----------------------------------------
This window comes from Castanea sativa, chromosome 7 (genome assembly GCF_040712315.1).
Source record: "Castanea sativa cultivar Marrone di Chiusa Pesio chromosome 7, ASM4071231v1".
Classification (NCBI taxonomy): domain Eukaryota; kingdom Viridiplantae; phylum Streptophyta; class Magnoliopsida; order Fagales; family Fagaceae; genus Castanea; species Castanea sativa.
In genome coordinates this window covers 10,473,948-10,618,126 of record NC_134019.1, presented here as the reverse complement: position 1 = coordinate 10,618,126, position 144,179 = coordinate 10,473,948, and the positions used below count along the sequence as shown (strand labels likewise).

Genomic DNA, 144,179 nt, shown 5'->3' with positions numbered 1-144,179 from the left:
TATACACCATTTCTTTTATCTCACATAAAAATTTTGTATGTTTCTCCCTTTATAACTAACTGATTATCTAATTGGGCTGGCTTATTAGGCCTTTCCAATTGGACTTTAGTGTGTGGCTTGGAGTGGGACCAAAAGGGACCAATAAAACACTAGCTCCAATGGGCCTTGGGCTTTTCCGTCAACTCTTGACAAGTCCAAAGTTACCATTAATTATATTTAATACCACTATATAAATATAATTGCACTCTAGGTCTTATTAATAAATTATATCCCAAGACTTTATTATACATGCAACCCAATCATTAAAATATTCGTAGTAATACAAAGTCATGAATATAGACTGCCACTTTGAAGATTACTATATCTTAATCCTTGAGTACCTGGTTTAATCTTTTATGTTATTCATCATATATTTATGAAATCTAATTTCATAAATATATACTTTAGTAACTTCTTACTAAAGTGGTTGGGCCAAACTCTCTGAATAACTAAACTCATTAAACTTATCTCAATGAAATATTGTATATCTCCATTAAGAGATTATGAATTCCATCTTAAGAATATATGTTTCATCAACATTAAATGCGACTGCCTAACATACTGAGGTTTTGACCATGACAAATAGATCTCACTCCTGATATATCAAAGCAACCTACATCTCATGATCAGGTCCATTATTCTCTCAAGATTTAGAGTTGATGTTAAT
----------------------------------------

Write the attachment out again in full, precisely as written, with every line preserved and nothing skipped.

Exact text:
This window comes from Castanea sativa, chromosome 7 (genome assembly GCF_040712315.1).
Source record: "Castanea sativa cultivar Marrone di Chiusa Pesio chromosome 7, ASM4071231v1".
Classification (NCBI taxonomy): domain Eukaryota; kingdom Viridiplantae; phylum Streptophyta; class Magnoliopsida; order Fagales; family Fagaceae; genus Castanea; species Castanea sativa.
In genome coordinates this window covers 10,473,948-10,618,126 of record NC_134019.1, presented here as the reverse complement: position 1 = coordinate 10,618,126, position 144,179 = coordinate 10,473,948, and the positions used below count along the sequence as shown (strand labels likewise).

Genomic DNA, 144,179 nt, shown 5'->3' with positions numbered 1-144,179 from the left:
TATACACCATTTCTTTTATCTCACATAAAAATTTTGTATGTTTCTCCCTTTATAACTAACTGATTATCTAATTGGGCTGGCTTATTAGGCCTTTCCAATTGGACTTTAGTGTGTGGCTTGGAGTGGGACCAAAAGGGACCAATAAAACACTAGCTCCAATGGGCCTTGGGCTTTTCCGTCAACTCTTGACAAGTCCAAAGTTACCATTAATTATATTTAATACCACTATATAAATATAATTGCACTCTAGGTCTTATTAATAAATTATATCCCAAGACTTTATTATACATGCAACCCAATCATTAAAATATTCGTAGTAATACAAAGTCATGAATATAGACTGCCACTTTGAAGATTACTATATCTTAATCCTTGAGTACCTGGTTTAATCTTTTATGTTATTCATCATATATTTATGAAATCTAATTTCATAAATATATACTTTAGTAACTTCTTACTAAAGTGGTTGGGCCAAACTCTCTGAATAACTAAACTCATTAAACTTATCTCAATGAAATATTGTATATCTCCATTAAGAGATTATGAATTCCATCTTAAGAATATATGTTTCATCAACATTAAATGCGACTGCCTAACATACTGAGGTTTTGACCATGACAAATAGATCTCACTCCTGATATATCAAAGCAACCTACATCTCATGATCAGGTCCATTATTCTCTCAAGATTTAGAGTTGATGTTAAT